By highlighting partner politics and the hegemon’s strategic choices, Mastunduno challenges some illusions of the so-called liberal international order. The conventional view of the post-war international order is that it is open and liberal with universal democratic values. In G. John Ikenberry’s words, the Western liberal order is “hard to overturn and easy to join.”[4] However, Mastanduno’s article suggests that “despite the rhetoric of universal inclusivity, liberal hegemonic orders are easier for some to join than for others, as the terms of entry are largely dictated by the dominant state” (481). In particular, Mastunduno has shown that Russia faced more difficulties in integrating into the liberal order than China. This realist underpinning of U.S. hegemony explicitly challenges Ikenberry’s liberal argument that the liberal international order is too good to fall in the future, no matter whether U.S. hegemony will sustain it or not. If the liberal order is not that “liberal” and “easy to join,” but determined and sustained by the hegemon’s self-interest, the decline of the hegemon will logically lead to the fall of the liberal order as well.

Besides the challenges from rising powers, Mastunduno also pinpoints the danger of the hegemon’s own self-destruction of the hegemonic orders. It is clear that Mastanduno is not a big fan of U.S. President Donald Trump’s foreign policy; he writes, “Trump’s transactional approach to foreign policy downplays the value of partner relationships by casting partner bargains as episodic and zero-sum rather than long-term and mutually beneficial” (504). In particular, Trump’s withdrawal from the Trans-Pacific Partnership (TPP) has frustrated U.S. allies and partners in Asia, damaged U.S. legitimacy, and more importantly, offered China an unprecedented opportunity to rise as a central player in the Asia Pacific. Therefore, Mastunduno concludes that the durability of the U.S. hegemonic order actually depends on the willingness of the U.S. to defend it. If the U.S. decides to give up its hegemony, no matter what or how well its partners do, the U.S. hegemonic order will fall.

This self-destruction of U.S. hegemony argument is similar to Jennifer Lind and William Wohlforth’s thesis in their recent Foreign Affairs article. They suggest that the liberal order is in danger not because of revisionist authoritarian states challenging the status quo, but because “for the past 25 years, the international order crafted by and for liberal states has itself been profoundly revisionist, aggressively exporting democracy and expanding in both depth and breadth.”[5] Here, Lind and Wohlforth seem to target all liberal states, instead of Trump’s transactional foreign policy per se. However, a similar conclusion remains: the real destroyer of the liberal international order is not the so-called rising powers, but the hegemon and its associates, who hold an illusion that they can turn the whole world in the ‘liberal’ direction.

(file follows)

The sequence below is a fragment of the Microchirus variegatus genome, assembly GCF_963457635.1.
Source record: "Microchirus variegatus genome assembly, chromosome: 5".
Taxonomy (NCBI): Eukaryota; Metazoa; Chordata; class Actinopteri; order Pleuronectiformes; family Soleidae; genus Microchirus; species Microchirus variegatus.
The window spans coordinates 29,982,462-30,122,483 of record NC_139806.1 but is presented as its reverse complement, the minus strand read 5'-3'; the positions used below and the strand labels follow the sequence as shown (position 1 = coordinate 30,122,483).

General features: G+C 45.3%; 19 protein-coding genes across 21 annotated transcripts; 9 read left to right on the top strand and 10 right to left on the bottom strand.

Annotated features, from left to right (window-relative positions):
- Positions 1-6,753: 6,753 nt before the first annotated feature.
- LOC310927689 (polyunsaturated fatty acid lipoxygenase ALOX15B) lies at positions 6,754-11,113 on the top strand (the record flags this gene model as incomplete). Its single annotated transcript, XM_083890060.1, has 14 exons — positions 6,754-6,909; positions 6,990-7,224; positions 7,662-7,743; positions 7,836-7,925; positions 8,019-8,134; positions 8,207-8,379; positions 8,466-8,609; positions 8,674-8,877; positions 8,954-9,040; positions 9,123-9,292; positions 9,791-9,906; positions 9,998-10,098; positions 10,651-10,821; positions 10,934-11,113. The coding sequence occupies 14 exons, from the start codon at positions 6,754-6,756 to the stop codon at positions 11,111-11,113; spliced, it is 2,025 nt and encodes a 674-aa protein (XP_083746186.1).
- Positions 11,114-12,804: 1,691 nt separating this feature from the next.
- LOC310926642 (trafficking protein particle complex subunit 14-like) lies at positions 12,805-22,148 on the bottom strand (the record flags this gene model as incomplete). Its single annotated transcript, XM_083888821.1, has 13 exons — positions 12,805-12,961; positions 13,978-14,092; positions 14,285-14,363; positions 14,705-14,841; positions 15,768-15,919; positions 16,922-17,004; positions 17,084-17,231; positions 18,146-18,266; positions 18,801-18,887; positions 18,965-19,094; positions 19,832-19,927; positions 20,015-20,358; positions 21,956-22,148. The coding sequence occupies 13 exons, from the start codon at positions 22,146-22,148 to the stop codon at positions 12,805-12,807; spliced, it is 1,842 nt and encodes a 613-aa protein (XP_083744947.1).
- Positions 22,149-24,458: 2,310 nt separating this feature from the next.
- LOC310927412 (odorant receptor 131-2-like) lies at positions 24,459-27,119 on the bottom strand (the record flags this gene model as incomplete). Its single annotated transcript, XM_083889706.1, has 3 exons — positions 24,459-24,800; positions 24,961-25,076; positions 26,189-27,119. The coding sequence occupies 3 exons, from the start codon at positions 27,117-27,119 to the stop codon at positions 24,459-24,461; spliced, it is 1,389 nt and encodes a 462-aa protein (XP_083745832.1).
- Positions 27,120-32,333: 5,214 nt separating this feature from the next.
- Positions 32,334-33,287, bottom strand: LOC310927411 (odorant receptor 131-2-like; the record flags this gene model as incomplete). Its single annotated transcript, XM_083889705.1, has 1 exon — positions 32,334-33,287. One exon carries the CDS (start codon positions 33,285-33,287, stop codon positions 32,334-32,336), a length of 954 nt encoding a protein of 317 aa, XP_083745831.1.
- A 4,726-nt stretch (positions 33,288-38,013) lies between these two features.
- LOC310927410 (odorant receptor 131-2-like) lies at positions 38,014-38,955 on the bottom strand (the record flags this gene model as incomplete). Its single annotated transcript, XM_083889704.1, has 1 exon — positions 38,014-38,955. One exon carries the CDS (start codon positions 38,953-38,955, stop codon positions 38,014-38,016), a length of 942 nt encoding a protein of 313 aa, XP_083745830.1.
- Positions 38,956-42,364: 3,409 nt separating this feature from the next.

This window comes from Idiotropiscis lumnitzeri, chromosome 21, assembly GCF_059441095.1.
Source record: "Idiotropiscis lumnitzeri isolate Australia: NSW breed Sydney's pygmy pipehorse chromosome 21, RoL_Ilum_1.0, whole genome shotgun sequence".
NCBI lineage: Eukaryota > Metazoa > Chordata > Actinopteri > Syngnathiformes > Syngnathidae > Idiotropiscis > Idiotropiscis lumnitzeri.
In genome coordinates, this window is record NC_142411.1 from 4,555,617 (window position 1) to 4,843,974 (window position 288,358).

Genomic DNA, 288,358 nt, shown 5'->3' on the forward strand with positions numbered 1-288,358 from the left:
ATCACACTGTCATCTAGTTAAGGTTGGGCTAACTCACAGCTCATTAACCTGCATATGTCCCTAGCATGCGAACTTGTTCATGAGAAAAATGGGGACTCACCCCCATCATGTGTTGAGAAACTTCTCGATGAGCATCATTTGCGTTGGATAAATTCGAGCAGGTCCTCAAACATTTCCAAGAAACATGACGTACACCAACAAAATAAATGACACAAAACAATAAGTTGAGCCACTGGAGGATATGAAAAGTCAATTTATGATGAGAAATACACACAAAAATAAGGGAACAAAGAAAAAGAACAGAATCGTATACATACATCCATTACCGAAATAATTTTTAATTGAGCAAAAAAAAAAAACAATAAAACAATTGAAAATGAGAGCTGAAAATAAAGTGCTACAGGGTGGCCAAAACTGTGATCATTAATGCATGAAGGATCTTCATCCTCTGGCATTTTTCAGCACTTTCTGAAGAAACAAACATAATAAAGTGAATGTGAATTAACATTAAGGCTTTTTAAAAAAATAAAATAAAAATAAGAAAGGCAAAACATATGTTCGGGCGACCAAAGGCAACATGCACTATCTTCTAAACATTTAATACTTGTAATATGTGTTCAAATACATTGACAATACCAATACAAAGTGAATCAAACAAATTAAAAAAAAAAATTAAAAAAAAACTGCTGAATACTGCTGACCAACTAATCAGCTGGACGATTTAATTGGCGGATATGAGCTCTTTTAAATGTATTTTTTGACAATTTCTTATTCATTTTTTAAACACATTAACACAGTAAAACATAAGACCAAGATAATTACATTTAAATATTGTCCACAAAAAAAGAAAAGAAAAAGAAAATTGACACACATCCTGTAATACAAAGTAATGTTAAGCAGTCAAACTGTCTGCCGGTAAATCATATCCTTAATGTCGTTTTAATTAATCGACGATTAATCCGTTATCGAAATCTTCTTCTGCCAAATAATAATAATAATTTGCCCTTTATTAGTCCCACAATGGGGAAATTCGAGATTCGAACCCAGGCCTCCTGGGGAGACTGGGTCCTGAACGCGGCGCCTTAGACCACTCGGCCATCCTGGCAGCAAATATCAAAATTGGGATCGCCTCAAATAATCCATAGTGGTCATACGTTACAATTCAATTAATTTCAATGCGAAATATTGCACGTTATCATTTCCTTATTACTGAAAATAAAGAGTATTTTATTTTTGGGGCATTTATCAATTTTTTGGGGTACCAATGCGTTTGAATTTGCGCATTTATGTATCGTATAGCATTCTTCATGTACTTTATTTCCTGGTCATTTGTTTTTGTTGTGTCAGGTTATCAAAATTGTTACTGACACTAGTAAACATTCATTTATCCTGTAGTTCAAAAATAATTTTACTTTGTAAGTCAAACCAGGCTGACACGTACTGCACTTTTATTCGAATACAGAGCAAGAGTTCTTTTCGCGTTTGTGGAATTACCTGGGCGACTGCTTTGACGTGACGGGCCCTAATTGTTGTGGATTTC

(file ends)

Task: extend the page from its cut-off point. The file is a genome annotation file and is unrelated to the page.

Three Unaddressed Questions

This paper is certainly a significant contribution to IR debates on hegemony, alliance politics, and multilateralism because it has moved from previous hegemony studies of hegemonic stability or hegemonic wars to a new direction of looking at the hegemonic orders and ordering, particularly in sustaining and managing such orders.[6]

Despite the insightful arguments, Mastanduno seems to have left some questions unanswered, which also point to directions for future research. The first question is about the durability of partner bargaining between the hegemon and lynchpin states. Although the success of the U.S. in establishing hegemonic orders in the post-WWII era was not accidental, there is no denying that the German and Japanese cases are exceptional. As defeated countries, Germany and Japan had no choice but to accept what the U.S. arranged for them, both domestically and internationally. This is understandable because “a hierarchy-clarifying great-power war” can explain why Germany and Japan became the “lynchpin supporter” in the post-war era. Mastanduno seems to argue that Germany and Japan will defend the US hegemonic orders in Europe and Asia respectively, no matter whether the U.S. itself requests such actions. However, there is one unanswered question: why have these two states remained the hegemonic supporters for U.S. hegemony in the post-Cold War era? How do we explain the durability of partner bargaining between the United States and its lynchpin partners? In other words, if China can change from a lynchpin supporter to a hegemonic challenger as Mastanduno has suggested, under what conditions would Germany and Japan turn into a lynchpin challenger?

The second unanswered question is about U.S. strategic choices regarding lynchpin states. Mastanduno suggests that the U.S. did not treat Russia as a lynchpin state, but saw China as a lynchpin for U.S. hegemony. This strategic choice of who is lynchpin and who is not has shaped the United States’ divergent approaches to Russia and China. One wonders, in this case, why U.S. policy makers made such a strategic decision in the first place? Soon after the Cold War, then Russian President Boris Yeltsin enthusiastically embraced the West, ideologically and strategically. Even so, Russia was rejected by the West.[7] At the same time, China was sanctioned by the West after 1989. It seems that China was far more challenging to the West in the post-Cold War era, ideologically and strategically. It is puzzling as to why U.S. policy makers rejected Russia but accommodated China after the Cold War. Although Mastanduno’s lynchpin argument is intriguing, it appears to be an ad hoc or post hoc explanation that serves to justify the different strategies of the U.S. towards Russia and China after the Cold War.

One alternative explanation for America’s different strategies comes from balance of threat theory. Although Yeltsin’s Russia was eager to join the West, its military power was still a formidable threat for U.S. policy makers, no matter whether Russia became a democracy or not. Therefore, it was in the interest of the U.S. to keep Russia down in Europe. As Lind argues,